Continued treatment. Bipolar disorder requires lifelong treatment, even during periods when you feel better. Maintenance treatment is used to manage bipolar disorder on a long-term basis. People who skip maintenance treatment are at high risk of a relapse of symptoms or having minor mood changes turn into full-blown mania or depression.

As time went by, things started getting back to normal. She started traveling for her blog again, she started going outside, she started eating, and she had to get out of bed to do all of those things. She still has her highs and lows but we are back to normal. As normal as things can be when we are involved. The main thing that I have done is to just understand that she can’t help it when it gets bad. She is really trying to get things straightened out. I love her and I love our family so I am going to keep being there for her and trying to educate myself and understand where she is coming from. I’ve got her back and she has mine.


Coping with bipolar disorder can be challenging. Here are some strategies that can help:
Learn about bipolar disorder. Education about your condition can empower you and motivate you to stick to your treatment plan. Help educate your family and friends about what you’re going through.
Stay focused on your goals. Recovery from bipolar disorder can take time. Stay motivated by keeping your recovery goals in mind and reminding yourself that you can work to repair damaged relationships and other problems caused by your mood swings.
Join a support group. Support groups for people with bipolar disorder can help you connect to others facing similar challenges and share experiences.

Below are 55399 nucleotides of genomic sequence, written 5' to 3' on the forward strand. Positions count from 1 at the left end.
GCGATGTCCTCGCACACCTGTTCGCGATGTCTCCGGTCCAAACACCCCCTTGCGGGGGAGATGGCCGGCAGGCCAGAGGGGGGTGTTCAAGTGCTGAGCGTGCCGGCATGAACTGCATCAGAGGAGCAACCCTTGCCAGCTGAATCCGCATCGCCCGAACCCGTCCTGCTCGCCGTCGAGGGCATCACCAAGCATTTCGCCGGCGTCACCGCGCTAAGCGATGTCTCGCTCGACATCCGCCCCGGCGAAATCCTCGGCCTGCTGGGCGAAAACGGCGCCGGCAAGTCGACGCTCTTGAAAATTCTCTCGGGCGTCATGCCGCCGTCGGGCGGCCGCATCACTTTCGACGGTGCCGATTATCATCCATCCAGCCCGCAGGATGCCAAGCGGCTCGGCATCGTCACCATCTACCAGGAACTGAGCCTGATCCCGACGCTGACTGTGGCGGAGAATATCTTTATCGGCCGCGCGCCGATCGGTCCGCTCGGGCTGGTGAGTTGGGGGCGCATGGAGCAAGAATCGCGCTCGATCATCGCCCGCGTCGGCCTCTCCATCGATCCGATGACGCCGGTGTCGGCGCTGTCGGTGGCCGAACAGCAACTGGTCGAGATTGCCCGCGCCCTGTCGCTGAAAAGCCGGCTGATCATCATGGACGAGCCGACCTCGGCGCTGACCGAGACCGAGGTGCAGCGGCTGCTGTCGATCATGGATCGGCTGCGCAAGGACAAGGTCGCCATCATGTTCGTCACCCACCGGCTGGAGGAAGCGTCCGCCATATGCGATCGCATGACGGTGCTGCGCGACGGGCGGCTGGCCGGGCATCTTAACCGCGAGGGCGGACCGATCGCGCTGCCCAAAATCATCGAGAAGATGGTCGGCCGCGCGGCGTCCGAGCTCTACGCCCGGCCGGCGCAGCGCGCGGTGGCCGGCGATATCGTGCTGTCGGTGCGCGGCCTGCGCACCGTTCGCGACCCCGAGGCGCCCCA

Find healthy outlets. Explore healthy ways to channel your energy, such as hobbies, exercise and recreational activities.
Learn ways to relax and manage stress. Yoga, tai chi, massage, meditation or other relaxation techniques can be helpful.

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  1. We definitely need to talk about these issues more. My husband deals with depression. It’s not always easy for me to understand but I have learned over the years that I can’t ‘fix’ him. All I can do is be there to support, encourage and love him. You’re doing awesome supporting your beautiful wife! You all are great together! πŸ™‚
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  2. Ashley M says:

    I think what made me cry through this is that you you’re able to see things from her point of view. Sometimes as spouses we can be so reactionary and come at a situation from how it makes us feel instead of how the situation is making our spouse feel – especially when things are bad.

    Even if you couldn’t at the beginning you do now and make an effort to recognize the signs. You guys make a great team. πŸ™‚

    • We are really open about things now. Not just related to the Bipolar but with everything. What a difference.

  3. I’ve heard a little from her about what a great husband you are – and hearing this story from you just warms my heart. It’s so clear that you love her so much!! I can only imagine how her bipolar must be difficult for you too, big hugs!! Remember to take care of yourself too when things are rough; take time for yourself, do something you enjoy so you don’t get too overwhelmed. xoxo

  4. my son deals with pediatric bipolar. it is a real struggle. he has other things on top of the bipolar and together, some day I don’t know how we will survive to the next one.

    keep the faith, your bride is blessed to have you.
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  5. <3 I heart you so much. And your wife. Thanks for this post.